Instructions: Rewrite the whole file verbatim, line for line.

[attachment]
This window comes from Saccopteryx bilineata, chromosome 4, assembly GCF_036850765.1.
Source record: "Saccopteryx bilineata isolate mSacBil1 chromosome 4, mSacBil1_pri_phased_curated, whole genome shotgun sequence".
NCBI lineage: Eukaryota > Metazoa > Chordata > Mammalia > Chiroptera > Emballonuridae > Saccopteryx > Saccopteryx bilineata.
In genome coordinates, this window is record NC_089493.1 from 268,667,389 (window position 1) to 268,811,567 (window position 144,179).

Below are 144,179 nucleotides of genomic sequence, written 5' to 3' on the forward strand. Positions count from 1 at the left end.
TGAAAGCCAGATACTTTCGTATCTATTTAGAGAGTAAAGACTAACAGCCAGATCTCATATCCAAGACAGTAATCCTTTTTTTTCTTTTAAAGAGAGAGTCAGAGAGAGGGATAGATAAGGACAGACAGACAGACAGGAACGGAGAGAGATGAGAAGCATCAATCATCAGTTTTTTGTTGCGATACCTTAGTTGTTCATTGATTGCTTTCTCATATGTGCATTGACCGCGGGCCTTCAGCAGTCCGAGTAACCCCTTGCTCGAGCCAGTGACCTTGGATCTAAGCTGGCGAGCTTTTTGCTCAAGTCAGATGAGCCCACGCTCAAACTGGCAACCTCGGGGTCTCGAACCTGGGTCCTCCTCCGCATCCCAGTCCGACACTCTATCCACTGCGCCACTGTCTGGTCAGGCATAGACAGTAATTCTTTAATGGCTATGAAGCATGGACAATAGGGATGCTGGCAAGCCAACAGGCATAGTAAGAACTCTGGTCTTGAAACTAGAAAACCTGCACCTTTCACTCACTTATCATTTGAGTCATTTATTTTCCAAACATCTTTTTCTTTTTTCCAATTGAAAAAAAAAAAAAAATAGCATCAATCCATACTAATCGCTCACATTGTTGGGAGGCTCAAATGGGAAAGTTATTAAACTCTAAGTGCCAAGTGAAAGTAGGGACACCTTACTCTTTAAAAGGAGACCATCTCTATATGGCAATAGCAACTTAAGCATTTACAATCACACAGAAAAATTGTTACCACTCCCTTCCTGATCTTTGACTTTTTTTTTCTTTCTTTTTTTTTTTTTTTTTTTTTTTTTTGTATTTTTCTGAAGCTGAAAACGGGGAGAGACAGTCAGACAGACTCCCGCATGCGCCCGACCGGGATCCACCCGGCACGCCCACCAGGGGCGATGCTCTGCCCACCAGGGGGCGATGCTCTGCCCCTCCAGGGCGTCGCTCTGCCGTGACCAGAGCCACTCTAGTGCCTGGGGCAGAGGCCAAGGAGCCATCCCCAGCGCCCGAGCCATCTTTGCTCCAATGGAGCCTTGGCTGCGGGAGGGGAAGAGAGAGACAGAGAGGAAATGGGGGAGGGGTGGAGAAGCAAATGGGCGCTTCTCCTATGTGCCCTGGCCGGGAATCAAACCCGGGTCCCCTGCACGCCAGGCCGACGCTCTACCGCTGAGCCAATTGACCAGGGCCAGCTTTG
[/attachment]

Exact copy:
This window comes from Saccopteryx bilineata, chromosome 4, assembly GCF_036850765.1.
Source record: "Saccopteryx bilineata isolate mSacBil1 chromosome 4, mSacBil1_pri_phased_curated, whole genome shotgun sequence".
NCBI lineage: Eukaryota > Metazoa > Chordata > Mammalia > Chiroptera > Emballonuridae > Saccopteryx > Saccopteryx bilineata.
In genome coordinates, this window is record NC_089493.1 from 268,667,389 (window position 1) to 268,811,567 (window position 144,179).

Below are 144,179 nucleotides of genomic sequence, written 5' to 3' on the forward strand. Positions count from 1 at the left end.
TGAAAGCCAGATACTTTCGTATCTATTTAGAGAGTAAAGACTAACAGCCAGATCTCATATCCAAGACAGTAATCCTTTTTTTTCTTTTAAAGAGAGAGTCAGAGAGAGGGATAGATAAGGACAGACAGACAGACAGGAACGGAGAGAGATGAGAAGCATCAATCATCAGTTTTTTGTTGCGATACCTTAGTTGTTCATTGATTGCTTTCTCATATGTGCATTGACCGCGGGCCTTCAGCAGTCCGAGTAACCCCTTGCTCGAGCCAGTGACCTTGGATCTAAGCTGGCGAGCTTTTTGCTCAAGTCAGATGAGCCCACGCTCAAACTGGCAACCTCGGGGTCTCGAACCTGGGTCCTCCTCCGCATCCCAGTCCGACACTCTATCCACTGCGCCACTGTCTGGTCAGGCATAGACAGTAATTCTTTAATGGCTATGAAGCATGGACAATAGGGATGCTGGCAAGCCAACAGGCATAGTAAGAACTCTGGTCTTGAAACTAGAAAACCTGCACCTTTCACTCACTTATCATTTGAGTCATTTATTTTCCAAACATCTTTTTCTTTTTTCCAATTGAAAAAAAAAAAAAAATAGCATCAATCCATACTAATCGCTCACATTGTTGGGAGGCTCAAATGGGAAAGTTATTAAACTCTAAGTGCCAAGTGAAAGTAGGGACACCTTACTCTTTAAAAGGAGACCATCTCTATATGGCAATAGCAACTTAAGCATTTACAATCACACAGAAAAATTGTTACCACTCCCTTCCTGATCTTTGACTTTTTTTTTCTTTCTTTTTTTTTTTTTTTTTTTTTTTTTTGTATTTTTCTGAAGCTGAAAACGGGGAGAGACAGTCAGACAGACTCCCGCATGCGCCCGACCGGGATCCACCCGGCACGCCCACCAGGGGCGATGCTCTGCCCACCAGGGGGCGATGCTCTGCCCCTCCAGGGCGTCGCTCTGCCGTGACCAGAGCCACTCTAGTGCCTGGGGCAGAGGCCAAGGAGCCATCCCCAGCGCCCGAGCCATCTTTGCTCCAATGGAGCCTTGGCTGCGGGAGGGGAAGAGAGAGACAGAGAGGAAATGGGGGAGGGGTGGAGAAGCAAATGGGCGCTTCTCCTATGTGCCCTGGCCGGGAATCAAACCCGGGTCCCCTGCACGCCAGGCCGACGCTCTACCGCTGAGCCAATTGACCAGGGCCAGCTTTG